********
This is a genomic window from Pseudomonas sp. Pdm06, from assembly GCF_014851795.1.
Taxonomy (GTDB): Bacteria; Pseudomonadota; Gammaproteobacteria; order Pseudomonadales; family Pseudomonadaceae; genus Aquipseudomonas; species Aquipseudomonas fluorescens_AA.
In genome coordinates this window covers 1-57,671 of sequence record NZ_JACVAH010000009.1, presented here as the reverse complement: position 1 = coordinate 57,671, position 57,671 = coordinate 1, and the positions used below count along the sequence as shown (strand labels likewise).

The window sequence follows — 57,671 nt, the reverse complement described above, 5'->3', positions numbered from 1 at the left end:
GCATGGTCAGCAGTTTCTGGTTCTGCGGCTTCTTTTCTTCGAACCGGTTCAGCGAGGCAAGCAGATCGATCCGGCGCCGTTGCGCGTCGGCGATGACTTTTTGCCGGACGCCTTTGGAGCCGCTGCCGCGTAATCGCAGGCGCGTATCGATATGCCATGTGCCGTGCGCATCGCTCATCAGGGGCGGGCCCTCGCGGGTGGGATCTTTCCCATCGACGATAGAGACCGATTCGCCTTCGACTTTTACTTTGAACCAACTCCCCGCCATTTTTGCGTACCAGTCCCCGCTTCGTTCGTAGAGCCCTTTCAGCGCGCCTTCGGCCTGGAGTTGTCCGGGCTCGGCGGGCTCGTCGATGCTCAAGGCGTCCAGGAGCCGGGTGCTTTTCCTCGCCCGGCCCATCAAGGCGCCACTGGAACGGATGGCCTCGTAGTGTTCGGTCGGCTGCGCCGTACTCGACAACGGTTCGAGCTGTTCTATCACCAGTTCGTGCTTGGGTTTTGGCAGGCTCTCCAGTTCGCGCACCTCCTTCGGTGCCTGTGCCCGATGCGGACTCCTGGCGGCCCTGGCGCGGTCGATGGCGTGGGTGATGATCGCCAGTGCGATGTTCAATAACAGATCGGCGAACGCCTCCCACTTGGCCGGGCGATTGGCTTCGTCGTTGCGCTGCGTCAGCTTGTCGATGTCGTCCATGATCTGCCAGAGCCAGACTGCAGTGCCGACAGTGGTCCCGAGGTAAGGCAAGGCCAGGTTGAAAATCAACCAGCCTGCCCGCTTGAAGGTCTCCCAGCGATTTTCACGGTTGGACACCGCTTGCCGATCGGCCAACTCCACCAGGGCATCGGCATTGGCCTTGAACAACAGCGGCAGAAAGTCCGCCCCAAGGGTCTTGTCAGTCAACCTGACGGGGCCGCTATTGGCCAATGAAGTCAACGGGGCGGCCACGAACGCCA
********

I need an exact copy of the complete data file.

This is a genomic window from Pseudomonas sp. Pdm06, from assembly GCF_014851795.1.
Taxonomy (GTDB): Bacteria; Pseudomonadota; Gammaproteobacteria; order Pseudomonadales; family Pseudomonadaceae; genus Aquipseudomonas; species Aquipseudomonas fluorescens_AA.
In genome coordinates this window covers 1-57,671 of sequence record NZ_JACVAH010000009.1, presented here as the reverse complement: position 1 = coordinate 57,671, position 57,671 = coordinate 1, and the positions used below count along the sequence as shown (strand labels likewise).

The window sequence follows — 57,671 nt, the reverse complement described above, 5'->3', positions numbered from 1 at the left end:
GCATGGTCAGCAGTTTCTGGTTCTGCGGCTTCTTTTCTTCGAACCGGTTCAGCGAGGCAAGCAGATCGATCCGGCGCCGTTGCGCGTCGGCGATGACTTTTTGCCGGACGCCTTTGGAGCCGCTGCCGCGTAATCGCAGGCGCGTATCGATATGCCATGTGCCGTGCGCATCGCTCATCAGGGGCGGGCCCTCGCGGGTGGGATCTTTCCCATCGACGATAGAGACCGATTCGCCTTCGACTTTTACTTTGAACCAACTCCCCGCCATTTTTGCGTACCAGTCCCCGCTTCGTTCGTAGAGCCCTTTCAGCGCGCCTTCGGCCTGGAGTTGTCCGGGCTCGGCGGGCTCGTCGATGCTCAAGGCGTCCAGGAGCCGGGTGCTTTTCCTCGCCCGGCCCATCAAGGCGCCACTGGAACGGATGGCCTCGTAGTGTTCGGTCGGCTGCGCCGTACTCGACAACGGTTCGAGCTGTTCTATCACCAGTTCGTGCTTGGGTTTTGGCAGGCTCTCCAGTTCGCGCACCTCCTTCGGTGCCTGTGCCCGATGCGGACTCCTGGCGGCCCTGGCGCGGTCGATGGCGTGGGTGATGATCGCCAGTGCGATGTTCAATAACAGATCGGCGAACGCCTCCCACTTGGCCGGGCGATTGGCTTCGTCGTTGCGCTGCGTCAGCTTGTCGATGTCGTCCATGATCTGCCAGAGCCAGACTGCAGTGCCGACAGTGGTCCCGAGGTAAGGCAAGGCCAGGTTGAAAATCAACCAGCCTGCCCGCTTGAAGGTCTCCCAGCGATTTTCACGGTTGGACACCGCTTGCCGATCGGCCAACTCCACCAGGGCATCGGCATTGGCCTTGAACAACAGCGGCAGAAAGTCCGCCCCAAGGGTCTTGTCAGTCAACCTGACGGGGCCGCTATTGGCCAATGAAGTCAACGGGGCGGCCACGAACGCCA